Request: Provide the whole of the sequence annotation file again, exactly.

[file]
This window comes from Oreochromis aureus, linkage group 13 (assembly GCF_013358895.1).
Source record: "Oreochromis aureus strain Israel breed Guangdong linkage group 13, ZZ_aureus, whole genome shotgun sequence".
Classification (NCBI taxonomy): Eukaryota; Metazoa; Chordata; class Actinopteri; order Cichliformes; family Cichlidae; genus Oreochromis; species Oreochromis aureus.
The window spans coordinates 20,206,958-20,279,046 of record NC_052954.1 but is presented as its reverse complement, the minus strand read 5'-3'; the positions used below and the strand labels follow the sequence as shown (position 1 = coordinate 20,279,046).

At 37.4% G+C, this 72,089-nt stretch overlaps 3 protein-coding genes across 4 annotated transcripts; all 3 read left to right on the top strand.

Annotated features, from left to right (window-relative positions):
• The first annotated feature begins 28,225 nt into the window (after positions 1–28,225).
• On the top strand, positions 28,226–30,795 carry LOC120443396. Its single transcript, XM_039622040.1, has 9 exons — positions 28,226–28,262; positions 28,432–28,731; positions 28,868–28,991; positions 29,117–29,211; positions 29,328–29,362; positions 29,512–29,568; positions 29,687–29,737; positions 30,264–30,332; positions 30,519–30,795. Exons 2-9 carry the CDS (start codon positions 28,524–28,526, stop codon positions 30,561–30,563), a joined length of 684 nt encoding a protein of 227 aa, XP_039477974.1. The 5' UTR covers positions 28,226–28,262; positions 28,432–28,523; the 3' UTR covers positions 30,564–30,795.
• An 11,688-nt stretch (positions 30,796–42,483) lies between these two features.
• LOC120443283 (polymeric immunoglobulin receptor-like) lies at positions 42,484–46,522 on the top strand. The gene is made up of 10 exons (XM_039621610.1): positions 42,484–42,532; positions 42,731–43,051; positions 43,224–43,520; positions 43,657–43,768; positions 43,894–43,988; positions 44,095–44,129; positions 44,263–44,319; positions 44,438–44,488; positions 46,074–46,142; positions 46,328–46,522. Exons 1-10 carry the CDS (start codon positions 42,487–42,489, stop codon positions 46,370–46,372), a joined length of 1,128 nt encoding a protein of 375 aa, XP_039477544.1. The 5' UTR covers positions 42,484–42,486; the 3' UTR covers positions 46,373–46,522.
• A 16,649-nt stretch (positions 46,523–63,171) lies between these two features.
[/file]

This window comes from Oreochromis aureus, linkage group 13 (assembly GCF_013358895.1).
Source record: "Oreochromis aureus strain Israel breed Guangdong linkage group 13, ZZ_aureus, whole genome shotgun sequence".
Classification (NCBI taxonomy): Eukaryota; Metazoa; Chordata; class Actinopteri; order Cichliformes; family Cichlidae; genus Oreochromis; species Oreochromis aureus.
The window spans coordinates 20,206,958-20,279,046 of record NC_052954.1 but is presented as its reverse complement, the minus strand read 5'-3'; the positions used below and the strand labels follow the sequence as shown (position 1 = coordinate 20,279,046).

At 37.4% G+C, this 72,089-nt stretch overlaps 3 protein-coding genes across 4 annotated transcripts; all 3 read left to right on the top strand.

Annotated features, from left to right (window-relative positions):
• The first annotated feature begins 28,225 nt into the window (after positions 1–28,225).
• On the top strand, positions 28,226–30,795 carry LOC120443396. Its single transcript, XM_039622040.1, has 9 exons — positions 28,226–28,262; positions 28,432–28,731; positions 28,868–28,991; positions 29,117–29,211; positions 29,328–29,362; positions 29,512–29,568; positions 29,687–29,737; positions 30,264–30,332; positions 30,519–30,795. Exons 2-9 carry the CDS (start codon positions 28,524–28,526, stop codon positions 30,561–30,563), a joined length of 684 nt encoding a protein of 227 aa, XP_039477974.1. The 5' UTR covers positions 28,226–28,262; positions 28,432–28,523; the 3' UTR covers positions 30,564–30,795.
• An 11,688-nt stretch (positions 30,796–42,483) lies between these two features.
• LOC120443283 (polymeric immunoglobulin receptor-like) lies at positions 42,484–46,522 on the top strand. The gene is made up of 10 exons (XM_039621610.1): positions 42,484–42,532; positions 42,731–43,051; positions 43,224–43,520; positions 43,657–43,768; positions 43,894–43,988; positions 44,095–44,129; positions 44,263–44,319; positions 44,438–44,488; positions 46,074–46,142; positions 46,328–46,522. Exons 1-10 carry the CDS (start codon positions 42,487–42,489, stop codon positions 46,370–46,372), a joined length of 1,128 nt encoding a protein of 375 aa, XP_039477544.1. The 5' UTR covers positions 42,484–42,486; the 3' UTR covers positions 46,373–46,522.
• A 16,649-nt stretch (positions 46,523–63,171) lies between these two features.